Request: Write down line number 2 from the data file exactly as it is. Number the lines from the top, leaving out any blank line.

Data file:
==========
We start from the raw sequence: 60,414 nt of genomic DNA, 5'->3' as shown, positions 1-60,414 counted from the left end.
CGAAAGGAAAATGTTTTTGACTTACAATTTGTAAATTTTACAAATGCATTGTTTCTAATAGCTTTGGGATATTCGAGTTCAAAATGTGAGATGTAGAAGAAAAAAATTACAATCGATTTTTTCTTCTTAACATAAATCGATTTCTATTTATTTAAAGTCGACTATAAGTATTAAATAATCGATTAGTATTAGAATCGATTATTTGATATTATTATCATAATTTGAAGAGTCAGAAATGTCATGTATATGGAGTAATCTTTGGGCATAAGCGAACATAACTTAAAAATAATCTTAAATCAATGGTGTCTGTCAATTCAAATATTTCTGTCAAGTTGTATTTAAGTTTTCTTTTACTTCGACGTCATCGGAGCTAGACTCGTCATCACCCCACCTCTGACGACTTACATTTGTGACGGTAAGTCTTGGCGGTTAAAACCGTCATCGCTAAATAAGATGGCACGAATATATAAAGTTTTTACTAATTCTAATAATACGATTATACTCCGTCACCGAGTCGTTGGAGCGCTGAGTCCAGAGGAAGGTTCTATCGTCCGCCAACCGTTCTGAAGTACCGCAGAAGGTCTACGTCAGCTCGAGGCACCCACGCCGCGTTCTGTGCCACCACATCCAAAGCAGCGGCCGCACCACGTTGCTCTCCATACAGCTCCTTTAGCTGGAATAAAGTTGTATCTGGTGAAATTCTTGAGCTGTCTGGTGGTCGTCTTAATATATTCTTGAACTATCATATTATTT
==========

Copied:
CGAAAGGAAAATGTTTTTGACTTACAATTTGTAAATTTTACAAATGCATTGTTTCTAATAGCTTTGGGATATTCGAGTTCAAAATGTGAGATGTAGAAGAAAAAAATTACAATCGATTTTTTCTTCTTAACATAAATCGATTTCTATTTATTTAAAGTCGACTATAAGTATTAAATAATCGATTAGTATTAGAATCGATTATTTGATATTATTATCATAATTTGAAGAGTCAGAAATGTCATGTATATGGAGTAATCTTTGGGCATAAGCGAACATAACTTAAAAATAATCTTAAATCAATGGTGTCTGTCAATTCAAATATTTCTGTCAAGTTGTATTTAAGTTTTCTTTTACTTCGACGTCATCGGAGCTAGACTCGTCATCACCCCACCTCTGACGACTTACATTTGTGACGGTAAGTCTTGGCGGTTAAAACCGTCATCGCTAAATAAGATGGCACGAATATATAAAGTTTTTACTAATTCTAATAATACGATTATACTCCGTCACCGAGTCGTTGGAGCGCTGAGTCCAGAGGAAGGTTCTATCGTCCGCCAACCGTTCTGAAGTACCGCAGAAGGTCTACGTCAGCTCGAGGCACCCACGCCGCGTTCTGTGCCACCACATCCAAAGCAGCGGCCGCACCACGTTGCTCTCCATACAGCTCCTTTAGCTGGAATAAAGTTGTATCTGGTGAAATTCTTGAGCTGTCTGGTGGTCGTCTTAATATATTCTTGAACTATCATATTATTT